• The aversion is rare and notable enough to be a trope on its own;
  • You don't even think of it as a trope until it's pointed out (based on multiple people in the YKTTW who called it People Sitting On Chairs);
  • And how big a deal it is if it doesn't happen.

Consider that The Bad Guy Wins is a major ending spoiler, whereas The Good Guy Wins is never a spoiler at all. It's what we expect by default. That's how ubiquitous it is.

Rule of Cautious Editing Judgement, I'll wait to put it back on, but I think I'm going to stick to this one.
01:03:03 AM Dec 22nd 2010
I honestly think this page has suffered a bit of decay, so I'm not surprised to hear that there are some tropes on here that are not actually omnipresent.

The page itself defines omnipresent tropes as tropes that are "intrinsically vital to storytelling itself", a test which I think The Good Guys Always Win fails.

That said, I probably will not take it out if you add it back in again after now. But I do want my specific objection to be known, if nothing else.
11:42:59 AM Jan 23rd 2011
edited by TripleElation
Maybe "intrinsically vital to storytelling itself" is pushing it too far. This basically limits us to tropes which are impossible to avert, or aversions of which bork the work beyond all repair. Which leaves us with:

I think a better criterion is "Given a random work, chances are excellent it's going to have this trope". The pothole to Seen It a Million Times is a nudge in that direction (after all, there's it and then there's "seen it every single time").

This is how stuff like One Steve Limit, Back Story and Romance Arc qualify.

Notably, Black and White Morality is very borderline in these modern, cynical times.
01:19:33 PM Jan 23rd 2011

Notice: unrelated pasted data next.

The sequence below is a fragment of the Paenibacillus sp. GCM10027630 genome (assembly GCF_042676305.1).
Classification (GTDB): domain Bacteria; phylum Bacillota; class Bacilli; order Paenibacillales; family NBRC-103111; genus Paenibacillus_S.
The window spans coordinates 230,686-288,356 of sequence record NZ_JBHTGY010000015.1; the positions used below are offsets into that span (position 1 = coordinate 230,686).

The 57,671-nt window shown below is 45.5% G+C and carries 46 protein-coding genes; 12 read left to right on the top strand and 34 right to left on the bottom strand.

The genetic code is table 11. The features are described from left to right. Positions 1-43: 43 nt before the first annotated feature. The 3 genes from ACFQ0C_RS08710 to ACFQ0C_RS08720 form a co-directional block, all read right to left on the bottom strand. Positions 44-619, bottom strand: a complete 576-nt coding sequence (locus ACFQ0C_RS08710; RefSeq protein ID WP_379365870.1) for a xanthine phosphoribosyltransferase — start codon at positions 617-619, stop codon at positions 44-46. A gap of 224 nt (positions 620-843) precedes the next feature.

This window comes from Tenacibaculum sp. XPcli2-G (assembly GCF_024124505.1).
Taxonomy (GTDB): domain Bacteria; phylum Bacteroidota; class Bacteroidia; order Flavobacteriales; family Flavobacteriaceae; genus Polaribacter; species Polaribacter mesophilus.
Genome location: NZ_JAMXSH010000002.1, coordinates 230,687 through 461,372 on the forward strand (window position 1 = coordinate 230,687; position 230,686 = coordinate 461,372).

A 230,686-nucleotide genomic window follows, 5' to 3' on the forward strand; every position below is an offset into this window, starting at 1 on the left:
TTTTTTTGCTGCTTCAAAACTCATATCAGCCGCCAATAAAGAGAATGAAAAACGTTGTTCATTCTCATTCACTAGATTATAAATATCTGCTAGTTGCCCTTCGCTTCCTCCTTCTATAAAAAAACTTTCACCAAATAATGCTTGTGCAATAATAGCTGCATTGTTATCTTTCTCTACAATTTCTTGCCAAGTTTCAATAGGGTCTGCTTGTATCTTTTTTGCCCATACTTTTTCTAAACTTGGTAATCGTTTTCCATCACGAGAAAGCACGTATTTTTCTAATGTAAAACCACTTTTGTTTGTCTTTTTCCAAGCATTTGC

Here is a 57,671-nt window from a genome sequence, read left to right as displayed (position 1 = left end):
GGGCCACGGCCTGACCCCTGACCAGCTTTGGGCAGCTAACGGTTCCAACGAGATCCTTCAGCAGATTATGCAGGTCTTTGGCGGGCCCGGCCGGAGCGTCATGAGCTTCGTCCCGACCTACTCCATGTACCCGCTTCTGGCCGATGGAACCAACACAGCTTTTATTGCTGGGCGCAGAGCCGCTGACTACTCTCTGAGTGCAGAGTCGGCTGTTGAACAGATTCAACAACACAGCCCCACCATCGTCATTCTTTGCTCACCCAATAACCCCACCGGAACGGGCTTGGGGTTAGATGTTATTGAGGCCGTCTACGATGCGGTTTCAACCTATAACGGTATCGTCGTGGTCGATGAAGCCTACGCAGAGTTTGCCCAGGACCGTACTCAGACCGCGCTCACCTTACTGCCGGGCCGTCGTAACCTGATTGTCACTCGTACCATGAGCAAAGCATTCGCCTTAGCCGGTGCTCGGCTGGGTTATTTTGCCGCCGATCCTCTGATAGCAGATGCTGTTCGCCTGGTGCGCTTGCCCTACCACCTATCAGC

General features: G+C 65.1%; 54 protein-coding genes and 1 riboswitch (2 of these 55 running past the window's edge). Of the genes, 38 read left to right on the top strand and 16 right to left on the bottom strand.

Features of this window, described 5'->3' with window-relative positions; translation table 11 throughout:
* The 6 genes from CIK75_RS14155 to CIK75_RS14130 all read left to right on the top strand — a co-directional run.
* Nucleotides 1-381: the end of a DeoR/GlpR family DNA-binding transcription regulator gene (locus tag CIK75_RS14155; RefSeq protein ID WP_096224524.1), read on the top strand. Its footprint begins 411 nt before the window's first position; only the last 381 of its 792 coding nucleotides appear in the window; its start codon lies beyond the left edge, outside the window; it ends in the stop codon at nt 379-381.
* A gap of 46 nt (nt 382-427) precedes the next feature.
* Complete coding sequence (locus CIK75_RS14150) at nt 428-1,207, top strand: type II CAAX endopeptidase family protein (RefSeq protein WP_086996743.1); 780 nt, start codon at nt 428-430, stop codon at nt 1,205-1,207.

I'd definitely contest Black and White Morality, cynical times or no. Look at the Seven Basic Conflicts. Man vs. Nature? Man vs. Self? These are whole genres that don't require any sort of morality to be involved at all. On that grounds, I'll take it off the list.
01:34:50 PM Aug 7th 2011
edited by TDS
If this is "Given a random work, chances are excellent it's going to have this trope" then it becomes Seen It a Million Times taken Up to Eleven, and that doesn't need its own page.

Omnipresent means All-present so if something is omnipresent then it has to be there 100% of the time BY DEFINITION. The fact that this makes it a short list isn't a problem.
04:40:14 PM Nov 5th 2010
Do Briffits and Squeans also count being here?
07:14:25 PM Nov 5th 2010
06:03:23 PM Oct 3rd 2010
Does An Aesop really belong here? It's certainly common, but there's no shortage of works that are made primarily to entertain and not to teach any kind of moral lesson.
10:54:37 AM Dec 20th 2010
My inclination is that no, it doesn't. An Aesop has suffered a bit of Trope Decay—it's only supposed to be for instances when the moral is explicitly stated within the story.
03:42:06 AM May 9th 2010
Took out MacGuffin, replaced it with Plot Device. It seemed odd to me that MacGuffin was on their when it is something whose appearance is often remarked upon and which had quite a specific characteristic. When you go onto the page you see the warning to not confuse MacGuffin with Plot Device and...yeah, it seems that happened. On the one had you have a device that helps to drive the plot while not actually having an impact on it and on the other hand, anything that advances a plot, anything.